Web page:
The Gross domestic product per capita in the city of Jyväskylä was €33,688 in 2005. The self-sufficiency in workplaces exceeded 100% in the city, raising the GDP per capita higher than the national average. The GDP per capita of the whole Jyväskylä region was €28,718 in 2007. The regional GDP per capita is lower than the Finnish national average, mainly due to high number of students and a relatively high unemployment rate.[39]


Functionalistic Säynätsalo Town Hall by Alvar Aalto is open also for visitors interested in his architecture.
A German biplane Stieglitz in the Aviation Museum of Central Finland


The Alvar Aalto Museum and the Museum of Central Finland form a center of culture in the immediate vicinity of the historical campus of the University of Jyväskylä. Both museums are designed by functionalist Alvar Aalto. The Alvar Aalto Museum displays the artist's most important work and design.[40] The Museum of Central Finland specializes in cultural history. It serves both as the town museum of Jyväskylä and the provincial museum of Central Finland.[41] In summer 2015 Alvar Aalto Foundation and the city of Jyväskylä launched an architect competition to connect the two museums.[42]

One of architect Aalto's most significant works, Säynätsalo Town Hall, is located in Säynätsalo island.[43]

The city hosts the Craft Museum of Finland, which presents a range of different handicraft techniques from across the country, as well as a centre dedicated to the conservation of textiles that serves private customers, museums and organisations. The National Costume Center of Finland forms a part of the museum.[44]

The Aviation Museum of Central Finland near the Jyväskylä Airport in Tikkakoski exhibits the aviation history of Finland.[45]

The University of Jyväskylä Museum is specialized in the history of the University and diversity of nature in Central Finland.[46]

Jyväskylä Art Museum, located the city centre is the regional art museum of Central Finland. In collaboration with the Centre for Creative Photography, the Jyväskylä Art Museum maintains The Ratamo Printmaking and Photography Centre. This centre consists of the Galleria Ratamo along with a printmaking workshop, photography studio and artist workspaces all situated in Jyväskylä's former roundhouse.[47]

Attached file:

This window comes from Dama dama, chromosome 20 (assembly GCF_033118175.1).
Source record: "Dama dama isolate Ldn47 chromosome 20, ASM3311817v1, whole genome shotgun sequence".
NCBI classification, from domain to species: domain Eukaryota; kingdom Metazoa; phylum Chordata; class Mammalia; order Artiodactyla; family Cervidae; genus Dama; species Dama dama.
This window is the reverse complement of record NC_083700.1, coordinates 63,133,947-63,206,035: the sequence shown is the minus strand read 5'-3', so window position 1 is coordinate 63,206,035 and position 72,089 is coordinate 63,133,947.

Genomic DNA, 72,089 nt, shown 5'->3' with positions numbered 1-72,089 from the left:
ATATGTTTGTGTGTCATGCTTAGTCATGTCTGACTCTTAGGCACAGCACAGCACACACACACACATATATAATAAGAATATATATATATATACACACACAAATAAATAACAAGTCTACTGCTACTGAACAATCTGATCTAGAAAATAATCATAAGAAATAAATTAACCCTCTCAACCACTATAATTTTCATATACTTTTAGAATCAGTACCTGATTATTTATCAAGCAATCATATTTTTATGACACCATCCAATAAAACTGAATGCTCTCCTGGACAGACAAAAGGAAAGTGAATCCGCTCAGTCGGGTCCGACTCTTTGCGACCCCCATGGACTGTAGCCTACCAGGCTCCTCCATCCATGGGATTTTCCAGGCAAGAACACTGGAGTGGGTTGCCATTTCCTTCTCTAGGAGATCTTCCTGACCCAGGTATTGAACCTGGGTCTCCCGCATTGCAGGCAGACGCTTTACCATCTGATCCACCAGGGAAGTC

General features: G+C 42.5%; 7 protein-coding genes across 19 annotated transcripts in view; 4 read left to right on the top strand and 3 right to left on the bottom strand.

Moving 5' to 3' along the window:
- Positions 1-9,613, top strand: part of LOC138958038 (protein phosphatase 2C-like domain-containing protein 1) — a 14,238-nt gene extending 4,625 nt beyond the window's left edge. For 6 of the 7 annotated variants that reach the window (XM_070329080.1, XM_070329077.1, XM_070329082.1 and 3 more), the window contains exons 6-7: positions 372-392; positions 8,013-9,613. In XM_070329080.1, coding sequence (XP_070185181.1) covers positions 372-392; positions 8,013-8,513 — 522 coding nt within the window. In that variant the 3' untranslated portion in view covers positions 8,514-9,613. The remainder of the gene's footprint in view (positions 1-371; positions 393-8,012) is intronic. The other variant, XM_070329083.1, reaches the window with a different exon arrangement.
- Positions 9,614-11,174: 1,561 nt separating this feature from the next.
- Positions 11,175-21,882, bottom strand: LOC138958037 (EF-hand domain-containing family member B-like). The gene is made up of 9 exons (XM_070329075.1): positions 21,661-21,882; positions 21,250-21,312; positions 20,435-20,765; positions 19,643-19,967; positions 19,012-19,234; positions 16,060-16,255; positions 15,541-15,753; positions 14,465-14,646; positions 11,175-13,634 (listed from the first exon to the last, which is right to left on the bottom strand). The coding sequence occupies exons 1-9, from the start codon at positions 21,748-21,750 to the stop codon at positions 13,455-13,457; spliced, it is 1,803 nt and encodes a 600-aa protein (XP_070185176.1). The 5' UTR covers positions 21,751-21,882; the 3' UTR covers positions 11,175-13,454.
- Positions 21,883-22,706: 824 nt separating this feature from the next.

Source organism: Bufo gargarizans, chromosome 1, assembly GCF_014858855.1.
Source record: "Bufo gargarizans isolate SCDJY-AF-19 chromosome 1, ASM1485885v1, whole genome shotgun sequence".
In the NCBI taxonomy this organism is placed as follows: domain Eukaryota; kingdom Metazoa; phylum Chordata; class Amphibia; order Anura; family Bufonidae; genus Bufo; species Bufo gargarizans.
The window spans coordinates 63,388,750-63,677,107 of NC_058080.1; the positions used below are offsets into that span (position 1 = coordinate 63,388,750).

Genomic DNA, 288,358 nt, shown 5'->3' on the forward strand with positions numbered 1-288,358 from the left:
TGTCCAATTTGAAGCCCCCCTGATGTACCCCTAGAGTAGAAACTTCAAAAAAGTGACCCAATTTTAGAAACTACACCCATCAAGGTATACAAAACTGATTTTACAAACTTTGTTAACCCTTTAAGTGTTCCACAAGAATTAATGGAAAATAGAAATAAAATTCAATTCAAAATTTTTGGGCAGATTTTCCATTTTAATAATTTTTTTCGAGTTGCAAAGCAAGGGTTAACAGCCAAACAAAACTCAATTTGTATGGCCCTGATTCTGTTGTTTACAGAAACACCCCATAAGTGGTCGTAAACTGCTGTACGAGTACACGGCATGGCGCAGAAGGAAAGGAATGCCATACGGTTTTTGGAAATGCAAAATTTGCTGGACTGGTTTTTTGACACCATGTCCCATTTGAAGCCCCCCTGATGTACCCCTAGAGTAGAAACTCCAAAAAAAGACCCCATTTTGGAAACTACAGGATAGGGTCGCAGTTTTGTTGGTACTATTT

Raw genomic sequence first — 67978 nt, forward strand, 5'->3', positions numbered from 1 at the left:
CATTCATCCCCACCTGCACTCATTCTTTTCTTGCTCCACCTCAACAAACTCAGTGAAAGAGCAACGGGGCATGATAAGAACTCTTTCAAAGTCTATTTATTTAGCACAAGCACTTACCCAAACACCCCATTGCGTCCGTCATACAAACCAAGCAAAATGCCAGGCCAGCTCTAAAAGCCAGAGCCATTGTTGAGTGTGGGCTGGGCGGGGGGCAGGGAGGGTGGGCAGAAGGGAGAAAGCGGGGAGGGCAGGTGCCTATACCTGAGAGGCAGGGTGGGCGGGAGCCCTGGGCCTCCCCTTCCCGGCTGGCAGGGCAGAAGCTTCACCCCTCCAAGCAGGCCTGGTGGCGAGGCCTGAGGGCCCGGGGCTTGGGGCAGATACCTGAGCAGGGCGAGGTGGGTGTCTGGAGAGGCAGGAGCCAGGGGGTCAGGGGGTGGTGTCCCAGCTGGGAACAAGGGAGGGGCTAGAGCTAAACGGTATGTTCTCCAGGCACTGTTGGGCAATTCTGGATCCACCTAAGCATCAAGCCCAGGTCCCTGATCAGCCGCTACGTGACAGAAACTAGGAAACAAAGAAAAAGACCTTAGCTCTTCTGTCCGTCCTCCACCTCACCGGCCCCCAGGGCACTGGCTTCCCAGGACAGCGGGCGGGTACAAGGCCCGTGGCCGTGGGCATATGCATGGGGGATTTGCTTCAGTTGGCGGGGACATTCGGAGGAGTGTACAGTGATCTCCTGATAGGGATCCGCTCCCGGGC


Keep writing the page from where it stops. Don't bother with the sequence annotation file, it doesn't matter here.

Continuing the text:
In addition, historical churches in the city are open for public, most notables of them being the Taulumäki Church and the Jyväskylä City Church.


The biggest theater in the city is the Jyväskylä City Theatre, designed by Alvar Aalto. It stands right in the center of the city.[48]

In addition to the City Theatre, more than dozen amateur drama companies serve audiences of all ages. The most popular theatres include:

  • Huoneteatteri (The Room Theatre), Sammonkatu 4
  • Jyväskylä University Student Theatre, Student Union Building, Keskussairaalantie 2
  • Jyväskylän kansannäyttämö, Sammonkatu 7
  • AdAstra Theatre, Koskenharjuntie 8
  • Teatterikone, Köhniönkatu 31
  • Jyväskylän teatteriyhdistys Kulissi, Siltakatu 25
  • Improvisaatioteatteri Ässiä Hatusta, University Campus, Student Union Building, Keskussairaalantie 2[49]


In the 2010s, Jyväskylä earned a reputation as one of the most productive and high-quality rap music centers, and Jyväskylä has been titled in the media as the "capital of Finnish rap".[50][1] Gettomasa, among others, the rap artists from Jyväskylä who deserved their encouragement.[51][2]

Annual events

Petter Solberg on the Killeri super special stage of the Rally Finland
  • Arctic and Fabulous Film Festival offers different forms and genres of Nordic film in the middle of most freezing winter season in February.[52]
  • Jyväskylä City's Birthday Week (last week of March) offers a number of concerts, theatre, exhibitions and debates around the city.[53]
  • Jyrock in April is an indie and alternative rock and pop festival.[54]
  • Lutakko liekeissä in August is a rock festival held in rock club Tanssisali Lutakko.[55]
  • Yläkaupungin Yö in May is one of the biggest annual street festivals of the city.[56]
  • Sataman Yö is an annual pop music festival organised one week before the midsummer in the harbour of Jyväskylä.[57]
  • Jyväskylä Arts Festival in the middle of July accommodates musicians, bands, contemporary circus, comedians, mimes, physical theatre, storytellers and film makers. It is one of the most well known festivals in Finland.[58]
  • Neste Oil Rally Finland in the end of July is the biggest annually organised event in Nordic countries and a part of the WRC World Rally Championships.[59]
  • Athenis Finlandiae organised in August is a cultural festival combining elements from ancient history, arts and science.[60]
  • Finlandia Marathon in the beginning of September is a marathon festival designed for everybody from a top athlete to an amateur jogger. Time of Dance – the largest annual festival of Finnish contemporary dance is taking place in the end of September.[61]
  • The International Print Triennial Graphica Creativa is organised every three years since 1975. It was the very first international graphic art exhibition in Finland. The latest triennial was organised in 2012.[62]


Eino Kaakkolahti passing during a pesäpallo (Finnish baseball) match in 1958
Synergia-areena is the main ice hockey venue.
Killeri harness racing track
Jyväskylän Seudun Palloseura won the national bandy title in 2019. Here in the 2014 final.

The University of Jyväskylä is the only university in Northern Europe with a faculty of sports. The faculty has been a key player to develop a strong sports culture in the city, which is why Jyväskylä is also dubbed the "capital of Finnish sport".[3][63]